5 April 2024

A 40-year-old woman from Champion Lakes has been fined a total of $6,000 for starving her two horses until they were ‘skin and bone’.

The offender was found guilty in Armadale Magistrates Court yesterday. She was ordered to pay more than $20,000 in court and care costs and was banned from contact with horses for five years.

RSPCA WA was alerted to the two male thoroughbreds, a 13-year-old named Mossy and a 10-year-old named Maverick, by a member of the public. An inspector attended the offender’s home on 28 December 2022, and found both horses in very poor condition, with the outline of their ribs, hips, and spines visible.

The offender admitted Mossy and Maverick were ‘pretty much skin and bone’, but said she believed this was due to a virus. She said the horses had been seen by a vet six weeks prior, but RSPCA WA found no record of recent treatment.

The inspector called a vet to the property to examine Mossy and Maverick. She confirmed both horses were extremely emaciated, with significant muscle wastage, and needed immediate treatment.

RSPCA WA removed Mossy and Maverick and took them to a vet, where they underwent testing which did not show a viral infection. With proper feeding, both have reached a healthy weight in RSPCA WA’s care.

In sentencing, Magistrate Kevin Tavener said “starving is a harmful process” which was “clearly distressing for the horses”.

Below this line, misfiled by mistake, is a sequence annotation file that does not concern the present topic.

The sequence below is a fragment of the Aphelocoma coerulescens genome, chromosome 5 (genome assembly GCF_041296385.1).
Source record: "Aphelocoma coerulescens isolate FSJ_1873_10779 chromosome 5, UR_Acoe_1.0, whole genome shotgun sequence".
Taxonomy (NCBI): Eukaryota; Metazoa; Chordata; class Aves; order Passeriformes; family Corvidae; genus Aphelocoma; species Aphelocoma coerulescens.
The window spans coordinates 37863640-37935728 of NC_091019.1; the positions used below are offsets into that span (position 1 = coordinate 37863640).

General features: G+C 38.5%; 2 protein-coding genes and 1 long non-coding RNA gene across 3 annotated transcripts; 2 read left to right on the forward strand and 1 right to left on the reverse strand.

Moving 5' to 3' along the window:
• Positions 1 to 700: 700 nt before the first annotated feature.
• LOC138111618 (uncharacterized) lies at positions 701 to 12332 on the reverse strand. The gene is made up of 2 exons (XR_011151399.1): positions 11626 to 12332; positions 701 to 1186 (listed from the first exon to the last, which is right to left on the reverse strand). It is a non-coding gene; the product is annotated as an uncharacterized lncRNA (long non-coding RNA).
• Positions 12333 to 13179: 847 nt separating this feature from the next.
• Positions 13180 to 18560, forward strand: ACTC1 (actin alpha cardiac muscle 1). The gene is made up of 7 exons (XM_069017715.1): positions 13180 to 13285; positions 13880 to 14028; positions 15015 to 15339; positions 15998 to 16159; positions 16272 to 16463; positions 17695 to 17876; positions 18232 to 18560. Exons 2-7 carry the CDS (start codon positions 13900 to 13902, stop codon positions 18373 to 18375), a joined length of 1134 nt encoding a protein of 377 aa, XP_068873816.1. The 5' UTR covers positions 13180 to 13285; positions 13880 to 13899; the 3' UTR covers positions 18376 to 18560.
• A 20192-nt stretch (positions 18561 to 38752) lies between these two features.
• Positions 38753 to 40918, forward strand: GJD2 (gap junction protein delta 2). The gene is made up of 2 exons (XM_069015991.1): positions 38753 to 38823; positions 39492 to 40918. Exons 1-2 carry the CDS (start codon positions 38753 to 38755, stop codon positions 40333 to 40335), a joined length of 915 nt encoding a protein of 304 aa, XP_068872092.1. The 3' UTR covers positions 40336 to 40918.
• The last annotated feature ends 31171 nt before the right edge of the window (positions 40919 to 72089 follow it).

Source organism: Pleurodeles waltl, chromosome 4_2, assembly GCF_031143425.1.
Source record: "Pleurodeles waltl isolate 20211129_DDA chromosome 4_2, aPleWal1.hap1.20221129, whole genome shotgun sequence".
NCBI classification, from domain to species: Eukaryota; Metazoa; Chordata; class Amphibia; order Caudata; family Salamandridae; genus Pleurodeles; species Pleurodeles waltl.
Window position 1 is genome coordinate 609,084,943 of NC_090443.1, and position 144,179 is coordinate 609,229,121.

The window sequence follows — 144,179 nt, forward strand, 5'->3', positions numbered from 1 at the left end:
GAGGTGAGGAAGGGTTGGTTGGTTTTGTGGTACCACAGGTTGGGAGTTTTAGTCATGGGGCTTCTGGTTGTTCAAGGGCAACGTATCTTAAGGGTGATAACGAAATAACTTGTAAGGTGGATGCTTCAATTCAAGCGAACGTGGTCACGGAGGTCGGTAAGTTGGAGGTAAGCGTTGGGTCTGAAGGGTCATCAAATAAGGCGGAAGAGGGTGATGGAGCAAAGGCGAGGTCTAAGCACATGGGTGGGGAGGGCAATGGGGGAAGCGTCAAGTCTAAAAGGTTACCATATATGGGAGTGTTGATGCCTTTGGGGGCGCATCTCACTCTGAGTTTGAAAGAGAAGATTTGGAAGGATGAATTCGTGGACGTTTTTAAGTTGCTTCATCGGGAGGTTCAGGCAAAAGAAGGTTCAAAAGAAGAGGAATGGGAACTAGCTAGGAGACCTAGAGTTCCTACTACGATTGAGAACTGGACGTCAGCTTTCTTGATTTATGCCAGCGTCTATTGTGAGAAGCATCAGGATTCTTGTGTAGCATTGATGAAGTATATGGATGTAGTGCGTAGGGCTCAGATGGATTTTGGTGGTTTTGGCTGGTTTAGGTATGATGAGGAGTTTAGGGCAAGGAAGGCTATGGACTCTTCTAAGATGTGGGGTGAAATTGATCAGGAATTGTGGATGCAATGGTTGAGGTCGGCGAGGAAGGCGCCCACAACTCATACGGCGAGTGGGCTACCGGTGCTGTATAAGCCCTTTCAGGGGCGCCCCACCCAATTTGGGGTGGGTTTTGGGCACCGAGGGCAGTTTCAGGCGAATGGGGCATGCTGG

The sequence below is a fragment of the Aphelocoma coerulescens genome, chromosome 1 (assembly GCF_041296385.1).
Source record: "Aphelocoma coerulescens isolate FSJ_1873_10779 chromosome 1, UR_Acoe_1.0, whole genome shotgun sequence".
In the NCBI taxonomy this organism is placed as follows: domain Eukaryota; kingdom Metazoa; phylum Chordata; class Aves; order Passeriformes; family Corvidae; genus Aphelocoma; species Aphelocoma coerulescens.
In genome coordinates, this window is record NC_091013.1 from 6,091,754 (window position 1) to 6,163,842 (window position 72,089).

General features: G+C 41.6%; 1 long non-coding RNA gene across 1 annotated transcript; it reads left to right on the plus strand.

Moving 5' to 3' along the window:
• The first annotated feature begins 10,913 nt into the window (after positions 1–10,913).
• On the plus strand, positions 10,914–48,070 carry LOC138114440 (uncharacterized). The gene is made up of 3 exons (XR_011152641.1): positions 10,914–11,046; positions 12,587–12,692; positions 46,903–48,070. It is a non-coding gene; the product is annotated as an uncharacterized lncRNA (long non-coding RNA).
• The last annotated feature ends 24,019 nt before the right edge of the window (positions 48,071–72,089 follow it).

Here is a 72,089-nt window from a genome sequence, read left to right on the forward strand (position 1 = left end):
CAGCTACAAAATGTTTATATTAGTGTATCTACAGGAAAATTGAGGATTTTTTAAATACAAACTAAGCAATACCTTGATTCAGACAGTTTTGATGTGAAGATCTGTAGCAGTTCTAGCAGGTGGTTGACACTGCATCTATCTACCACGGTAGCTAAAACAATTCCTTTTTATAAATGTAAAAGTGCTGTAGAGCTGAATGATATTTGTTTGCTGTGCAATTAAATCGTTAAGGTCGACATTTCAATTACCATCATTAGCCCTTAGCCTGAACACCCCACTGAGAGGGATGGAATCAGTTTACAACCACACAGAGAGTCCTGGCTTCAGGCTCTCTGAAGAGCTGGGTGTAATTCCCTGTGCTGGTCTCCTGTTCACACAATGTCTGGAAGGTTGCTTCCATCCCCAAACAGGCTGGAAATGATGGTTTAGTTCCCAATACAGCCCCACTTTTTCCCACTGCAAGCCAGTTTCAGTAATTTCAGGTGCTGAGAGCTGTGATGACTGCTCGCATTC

Mr Tavener said the horses were clearly not fed to a level to maintain their bodyweight as other medical problems had been ruled out, and the emaciated states of the horses could have been “easily remedied”.

RSPCA WA Inspector Manager Kylie Green said Mossy and Maverick’s condition was appalling.

“You could see almost every bone in their bodies,” she said.

“It was well past the point where the offender should have reached out for help.

“While we understand many owners are being hit by cost-of-living pressures at the moment, our animals do not deserve to starve or suffer as a result.

“It’s your responsibility as an owner to speak up if you can no longer cope with your animal’s care.”

The offender was sentenced under sections 19(1),19(3)(d) and 19(3)(h) of the Animal Welfare Act 2002. The court found Mossy and Maverick were not provided with proper and sufficient food, and they suffered harm which could have been alleviated by taking reasonable steps. A forfeiture order was also made for Mossy.

The RSPCA relies on the community to report incidents of suspected cruelty and neglect. Report cruelty 24/7 on 1300 CRUELTY (1300 278 358) or at rspcawa.org.au.